The policies and measures to control the Tibetan monastic community produce a profound and negative impact on the practice, transmission and preservation of Tibetan Buddhism. The Communist Party of China and its mass organ UFWD not only control the ideas and thoughts developed within the traditional Tibetan Buddhism system, but also proactively coerce the system to become Chinese through the Sinicization of Buddhism, a five-year plan reportedly launched in January 2019.
Sinicization as a process to assimilate the identity of Tibetans is not new, as for decades the Chinese government has been trying to socio-culturally integrate and assimilate Tibetans into Chinese society. However, the Sinicization policy launched by Xi Jinping is particularly concerning because it specifically targets Tibetan Buddhism as a religion.
The authenticity of Tibetan Buddhism has been profoundly affected by the policies and measures imposed to control Tibetan Buddhism and the monastic community. The content of the teachings have been regulated to assure control and political indoctrination on “patriotism” for China. The relentless political campaigns in the monasteries and nunneries to “love your country and love your religion” coerce the monastic community and the religious leaders to self-censor their ideas and thoughts from public domains.
The Tibetan idea of the flourishing of Buddhism and the monastic community through dedicating one’s lifetime to the study and practice of the teachings has been controlled through government intervention. The minimum age requirement to join the monastic community, which is 18, is leading to a dwindling monastic population. The new generation of monks and nuns would be significantly smaller in number and their knowledge development would start much later in their adolescent life than would be the case through the system of traditional training right from childhood.
The reincarnation system is unique to Tibetan Buddhism and has been followed for centuries by recognizing reincarnate teachers and maintaining the bond between teachers and students with the continuation of a religious mission. State decrees and measures on the reincarnation of Tibetan religious teachers intervene directly to break the authentic Tibetan practice in favor of state and party ideology. The political indoctrination campaigns in Tibetan monasteries coerce the monastic community to comply with state decrees and measures on the reincarnation system. Unlike the traditional custom of a particular religious community following the traditional process of recognition of a reincarnate teacher, the Chinese state, by requiring its method of selection in accordance with its policies and measures, directly intervenes to stifle the authenticity of Tibetan Buddhism. Fundamentally, all the reincarnate teachers are required to get government permission to reincarnate and to be included in the government-maintained reincarnation database introduced in 2016.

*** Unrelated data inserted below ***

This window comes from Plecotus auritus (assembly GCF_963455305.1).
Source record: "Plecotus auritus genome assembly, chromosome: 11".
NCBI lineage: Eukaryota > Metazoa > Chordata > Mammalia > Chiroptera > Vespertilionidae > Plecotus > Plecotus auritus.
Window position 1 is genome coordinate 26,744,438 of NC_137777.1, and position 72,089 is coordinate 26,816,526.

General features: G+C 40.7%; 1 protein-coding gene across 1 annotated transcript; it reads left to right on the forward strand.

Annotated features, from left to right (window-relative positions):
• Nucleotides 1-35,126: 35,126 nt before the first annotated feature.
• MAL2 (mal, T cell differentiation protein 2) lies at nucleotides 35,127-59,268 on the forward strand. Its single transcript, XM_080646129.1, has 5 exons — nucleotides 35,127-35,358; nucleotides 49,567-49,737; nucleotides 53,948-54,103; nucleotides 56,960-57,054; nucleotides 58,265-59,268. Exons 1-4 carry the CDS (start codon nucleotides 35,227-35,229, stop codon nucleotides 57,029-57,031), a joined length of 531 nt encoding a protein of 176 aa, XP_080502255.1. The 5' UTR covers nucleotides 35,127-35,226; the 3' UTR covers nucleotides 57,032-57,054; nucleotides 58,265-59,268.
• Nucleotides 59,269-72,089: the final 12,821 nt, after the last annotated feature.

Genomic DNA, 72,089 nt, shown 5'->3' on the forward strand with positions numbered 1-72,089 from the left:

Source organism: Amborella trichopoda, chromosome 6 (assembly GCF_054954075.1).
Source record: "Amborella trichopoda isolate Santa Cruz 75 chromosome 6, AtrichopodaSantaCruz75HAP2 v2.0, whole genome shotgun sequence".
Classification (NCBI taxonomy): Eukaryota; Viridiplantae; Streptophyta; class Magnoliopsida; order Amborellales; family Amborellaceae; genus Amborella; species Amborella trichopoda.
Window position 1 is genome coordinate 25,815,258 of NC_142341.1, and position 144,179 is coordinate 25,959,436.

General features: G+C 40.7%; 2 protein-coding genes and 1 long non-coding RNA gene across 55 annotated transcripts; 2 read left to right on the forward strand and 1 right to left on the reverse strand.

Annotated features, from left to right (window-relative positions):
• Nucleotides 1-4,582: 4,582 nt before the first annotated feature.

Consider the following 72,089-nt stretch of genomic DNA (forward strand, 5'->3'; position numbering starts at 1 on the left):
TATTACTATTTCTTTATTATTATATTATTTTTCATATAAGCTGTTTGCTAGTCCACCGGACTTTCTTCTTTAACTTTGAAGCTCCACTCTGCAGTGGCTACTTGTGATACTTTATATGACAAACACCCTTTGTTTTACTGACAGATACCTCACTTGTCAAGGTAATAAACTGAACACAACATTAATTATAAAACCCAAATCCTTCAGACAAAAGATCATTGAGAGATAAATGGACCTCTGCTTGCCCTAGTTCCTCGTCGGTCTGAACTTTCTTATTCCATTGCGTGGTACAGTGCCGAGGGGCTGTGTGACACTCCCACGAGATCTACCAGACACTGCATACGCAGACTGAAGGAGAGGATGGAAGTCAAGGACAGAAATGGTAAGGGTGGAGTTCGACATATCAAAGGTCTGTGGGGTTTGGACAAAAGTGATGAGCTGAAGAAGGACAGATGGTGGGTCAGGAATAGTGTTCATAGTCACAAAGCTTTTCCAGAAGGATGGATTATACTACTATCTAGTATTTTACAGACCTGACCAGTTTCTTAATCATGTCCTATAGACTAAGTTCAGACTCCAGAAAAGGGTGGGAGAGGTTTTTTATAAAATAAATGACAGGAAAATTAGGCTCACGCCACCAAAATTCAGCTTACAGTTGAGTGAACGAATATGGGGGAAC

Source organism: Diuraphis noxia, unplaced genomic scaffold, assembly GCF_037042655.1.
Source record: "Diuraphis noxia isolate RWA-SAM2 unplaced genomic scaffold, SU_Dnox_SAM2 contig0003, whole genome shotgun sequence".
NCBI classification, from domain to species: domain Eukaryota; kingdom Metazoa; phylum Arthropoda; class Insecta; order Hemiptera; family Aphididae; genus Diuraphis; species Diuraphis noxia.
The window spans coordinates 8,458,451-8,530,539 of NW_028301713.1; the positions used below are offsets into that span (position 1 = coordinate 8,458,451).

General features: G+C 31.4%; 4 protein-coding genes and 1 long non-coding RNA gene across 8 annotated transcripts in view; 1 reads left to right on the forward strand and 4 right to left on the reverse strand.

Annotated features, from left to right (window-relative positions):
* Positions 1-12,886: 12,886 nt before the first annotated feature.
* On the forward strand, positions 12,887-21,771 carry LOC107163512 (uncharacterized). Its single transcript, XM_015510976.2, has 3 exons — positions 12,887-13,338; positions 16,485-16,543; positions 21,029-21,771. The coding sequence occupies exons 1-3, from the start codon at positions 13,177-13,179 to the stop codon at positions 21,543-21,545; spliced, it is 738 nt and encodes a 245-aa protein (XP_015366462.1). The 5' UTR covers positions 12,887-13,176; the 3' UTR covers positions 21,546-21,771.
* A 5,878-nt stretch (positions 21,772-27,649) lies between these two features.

Traditionally the Tibetan monastic community is bound by its code of conduct found in the Buddhist cannons. All the monastic affairs are conducted with the cannons as the source of authority. However, the implementation of policies in the monasteries requires the monastic community to hold the communist doctrine and leaders as higher authority than the cannons even on spiritual matters. By manufacturing a monastic community compliant to the doctrine of a one-party state, the authenticity of Tibetan Buddhism is profoundly being attacked and diluted.
International law provides for a number of safeguards for freedom of religion or belief, which are codified in the International Covenant on Civil and Political Rights, which the People’s Republic of China has signed, but not ratified; in the Convention of the Right of the Child, ratified by China; and notably in the International Covenant on Economic, Social and Cultural Rights, which has been ratified by the People’s Republic of China. While the former protect rights pertaining to freedom of religion or belief, the latter addresses the protection of cultural rights that guarantee the freedom to practice one’s culture. Tibetan Buddhism is an integral part of Tibetan culture, and hence the cultural rights of Tibetan Buddhist practitioners enjoy the protection of international law. The control and surveillance exerted by the Chinese state over Tibetan Buddhism, and in particular over monastic life, inhibit the rights of Tibetan nuns and monks to freely practice and develop their religious life. As former United Nations Special Rapporteur for Freedom of Religion or Belief Heiner Bielefeldt notes, “freedom of religion or belief does not protect religious traditions per se, but instead facilitates the free search and development of faith-related identities in the broadest sense of the word.” This means that Tibetan Buddhism can only flourish if its traditions, its canons and its rules are learned, transmitted and further developed freely—i.e. free from the intervention of the Chinese state, and particularly free from control and surveillance.